Advertisement

Long wait times at Coutts border crossing as COVID-19 travel restrictions set in

Coutts border crossing experiences long wait times as COVID-19 travel restrictions set in
WATCH: Temporary restrictions banning people from travelling between the Canadian and American border for non-essential reasons went into effect late Friday night. Taz Dhaliwal reports on how the largest border crossing in Alberta looked the following afternoon.

Temporary restrictions on non-essential travel between Canada and the U.S. have resulted in longer than usual wait times at border crossings — and snowbirds are scrambling to get back home.

READ MORE: COVID-19 cases in Alberta now at 226; 16 suspected to be community transmission

Both Prime Minister Justin Trudeau and U.S. President Donald Trump made the announcement on Wednesday. The regulations came into effect late Friday night.

According to Trudeau, the restrictions have been implemented to follow public health advice.

Both leaders said they mutually made the decision in order to decrease the spread of COVID-19 as the numbers of those affected continue to rise.

Story continues below advertisement

On Saturday afternoon, residents at the largest border crossing in Alberta said they haven’t seen the Coutts border crossing this busy in a while.

[ Sign up for our Health IQ newsletter for the latest coronavirus updates ]

A lineup of commercial vehicles could be seen on the Canadian side of the border.

READ MORE: Coronavirus: Closing Canada’s border to refugees violates international law, experts say

The Canada Border Services Agency released a statement to Global News, saying: “With more Canadians heeding advice to return to Canada sooner than planned and with added CBSA measures in place at the border, airports included, travelers may experience longer border wait times.

“CBSA is working closely with [Public Health Agency of Canada] officials to expedite processing while ensuring the health and safety of travellers and our employees.”

The CBSA said that Canadians still waiting to get back into Canada will be allowed in.

The border remains open for essential travel, which includes the transportation of goods and travel for work, to not hamper trade and the supply chains between the two countries.

Story continues below advertisement

The travel restrictions only apply to those seeking to leave their home countries for tourism and recreational reasons, according to the federal government.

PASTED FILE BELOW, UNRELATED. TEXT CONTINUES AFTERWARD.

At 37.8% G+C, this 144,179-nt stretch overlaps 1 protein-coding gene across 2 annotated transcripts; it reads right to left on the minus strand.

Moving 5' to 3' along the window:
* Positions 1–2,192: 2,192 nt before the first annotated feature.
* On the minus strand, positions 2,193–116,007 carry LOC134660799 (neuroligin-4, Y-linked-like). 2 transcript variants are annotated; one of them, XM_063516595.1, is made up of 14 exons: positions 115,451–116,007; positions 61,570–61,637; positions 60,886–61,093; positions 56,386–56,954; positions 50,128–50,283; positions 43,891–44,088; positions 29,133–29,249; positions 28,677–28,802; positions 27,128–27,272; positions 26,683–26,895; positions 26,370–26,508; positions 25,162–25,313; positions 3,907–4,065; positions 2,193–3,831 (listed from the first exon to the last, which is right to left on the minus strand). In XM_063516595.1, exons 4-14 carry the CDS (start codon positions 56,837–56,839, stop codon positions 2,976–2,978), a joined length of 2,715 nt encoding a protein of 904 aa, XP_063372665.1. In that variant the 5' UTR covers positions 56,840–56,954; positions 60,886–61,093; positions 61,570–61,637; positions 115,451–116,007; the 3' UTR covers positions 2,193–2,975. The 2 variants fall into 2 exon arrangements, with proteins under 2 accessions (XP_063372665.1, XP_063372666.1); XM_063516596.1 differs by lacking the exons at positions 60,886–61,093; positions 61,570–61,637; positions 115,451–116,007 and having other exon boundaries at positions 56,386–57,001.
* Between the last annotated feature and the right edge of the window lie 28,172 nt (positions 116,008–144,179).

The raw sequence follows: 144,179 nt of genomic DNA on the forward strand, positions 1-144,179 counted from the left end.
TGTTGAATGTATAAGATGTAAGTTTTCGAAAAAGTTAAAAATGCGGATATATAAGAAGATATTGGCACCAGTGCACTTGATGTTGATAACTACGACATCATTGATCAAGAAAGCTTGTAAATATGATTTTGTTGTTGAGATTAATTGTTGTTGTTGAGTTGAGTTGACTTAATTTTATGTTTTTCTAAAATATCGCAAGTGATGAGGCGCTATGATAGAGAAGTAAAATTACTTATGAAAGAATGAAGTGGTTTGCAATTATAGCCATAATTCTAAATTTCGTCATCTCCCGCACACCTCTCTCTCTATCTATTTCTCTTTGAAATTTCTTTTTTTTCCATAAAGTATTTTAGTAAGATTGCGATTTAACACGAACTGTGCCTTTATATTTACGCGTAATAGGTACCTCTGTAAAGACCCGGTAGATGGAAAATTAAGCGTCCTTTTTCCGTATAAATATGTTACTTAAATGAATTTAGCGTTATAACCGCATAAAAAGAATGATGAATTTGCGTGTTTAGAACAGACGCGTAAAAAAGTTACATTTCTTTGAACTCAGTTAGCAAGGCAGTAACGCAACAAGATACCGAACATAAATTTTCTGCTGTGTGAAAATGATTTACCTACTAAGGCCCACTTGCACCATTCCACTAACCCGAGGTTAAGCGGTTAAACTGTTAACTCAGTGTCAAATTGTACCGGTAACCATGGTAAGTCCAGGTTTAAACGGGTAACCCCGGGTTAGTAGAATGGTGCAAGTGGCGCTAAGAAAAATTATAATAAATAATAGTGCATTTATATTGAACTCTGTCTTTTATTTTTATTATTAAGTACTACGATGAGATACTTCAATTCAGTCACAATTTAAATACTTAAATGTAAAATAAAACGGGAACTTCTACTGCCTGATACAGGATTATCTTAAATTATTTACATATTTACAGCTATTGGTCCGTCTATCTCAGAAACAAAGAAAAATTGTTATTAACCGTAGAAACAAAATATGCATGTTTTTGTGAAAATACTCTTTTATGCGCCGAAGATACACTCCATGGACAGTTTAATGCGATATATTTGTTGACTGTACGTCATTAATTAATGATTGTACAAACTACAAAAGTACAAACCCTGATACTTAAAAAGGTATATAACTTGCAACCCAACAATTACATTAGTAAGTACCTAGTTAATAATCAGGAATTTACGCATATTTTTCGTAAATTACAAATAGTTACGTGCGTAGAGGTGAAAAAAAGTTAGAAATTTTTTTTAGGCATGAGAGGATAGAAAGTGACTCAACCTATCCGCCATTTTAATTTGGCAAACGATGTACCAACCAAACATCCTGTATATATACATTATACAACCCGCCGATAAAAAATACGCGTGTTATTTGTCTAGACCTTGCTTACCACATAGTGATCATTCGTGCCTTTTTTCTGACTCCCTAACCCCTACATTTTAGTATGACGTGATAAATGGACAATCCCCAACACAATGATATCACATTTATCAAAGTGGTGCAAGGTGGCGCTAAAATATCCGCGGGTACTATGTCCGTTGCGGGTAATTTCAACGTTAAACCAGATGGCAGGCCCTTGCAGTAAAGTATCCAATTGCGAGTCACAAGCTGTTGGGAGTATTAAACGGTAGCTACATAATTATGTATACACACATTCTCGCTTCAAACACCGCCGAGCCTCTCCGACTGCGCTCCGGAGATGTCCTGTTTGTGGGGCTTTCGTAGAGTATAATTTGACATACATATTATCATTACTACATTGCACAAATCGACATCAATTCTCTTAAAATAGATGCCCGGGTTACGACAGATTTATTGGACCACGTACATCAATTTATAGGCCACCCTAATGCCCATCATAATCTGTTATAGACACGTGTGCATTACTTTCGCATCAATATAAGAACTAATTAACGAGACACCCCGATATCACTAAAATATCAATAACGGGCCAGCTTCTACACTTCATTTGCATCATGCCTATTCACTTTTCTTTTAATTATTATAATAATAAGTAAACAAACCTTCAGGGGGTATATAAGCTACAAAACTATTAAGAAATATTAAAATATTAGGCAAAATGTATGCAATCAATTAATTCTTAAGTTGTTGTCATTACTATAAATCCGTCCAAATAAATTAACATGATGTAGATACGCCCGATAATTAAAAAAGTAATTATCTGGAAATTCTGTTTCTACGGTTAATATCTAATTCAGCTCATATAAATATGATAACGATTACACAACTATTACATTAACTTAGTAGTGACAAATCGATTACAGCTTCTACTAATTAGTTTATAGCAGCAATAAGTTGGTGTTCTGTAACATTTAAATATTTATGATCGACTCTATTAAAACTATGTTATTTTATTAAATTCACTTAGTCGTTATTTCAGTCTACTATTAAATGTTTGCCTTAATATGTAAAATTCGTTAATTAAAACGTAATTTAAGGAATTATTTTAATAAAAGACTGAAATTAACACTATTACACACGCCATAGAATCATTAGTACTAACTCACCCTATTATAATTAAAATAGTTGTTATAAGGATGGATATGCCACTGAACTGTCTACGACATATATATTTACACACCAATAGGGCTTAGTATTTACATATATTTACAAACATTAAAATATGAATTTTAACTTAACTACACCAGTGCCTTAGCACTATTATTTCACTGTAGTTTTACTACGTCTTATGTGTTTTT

The closure will also apply to irregular migrants crossing the border on foot at informal crossings, Trudeau said Friday, due to concern over screening them for COVID-19.

READ MORE: Coronavirus: Trudeau says irregular migrants will be turned away at Canada-U.S. border

Local residents near the Coutts border said their businesses are already being affected negatively by the pandemic.

“For us, it is completely uncertain. We don’t pay into Employment Insurance as business owners, so we can’t collect EI,” said Laura Michaelis, part owner of the Sandstone Eatery and Lounge in Milk River, Alta.

“We have no other means of income to support our family, so I don’t know.”

Michaelis said they closed down the dining room to do their part to decrease the spread of the virus and are encouraging people to practise social distancing.

However, they are worried about their finances, since spring and summer are when they make the bulk of their annual profit.

“You don’t make as [many] tips on the delivery and take-out side of things,” said Christa Ronka, a server at the restaurant.
Story continues below advertisement

“The traffic has slowed down a lot, so you’re not seeing as many people in general and because of that, we’ve had to cut our hours back. That’s affecting my base pay.”

Business owners and workers near the Coutts border are left wondering how they will survive these unprecedented times as they try to stay afloat in an uncertain economy.

The temporary restrictions on non-essential travel will be in place until at least April 20.

–With files from The Canadian Press, Andrew Russell, Rachael D’Amore and Eric Stober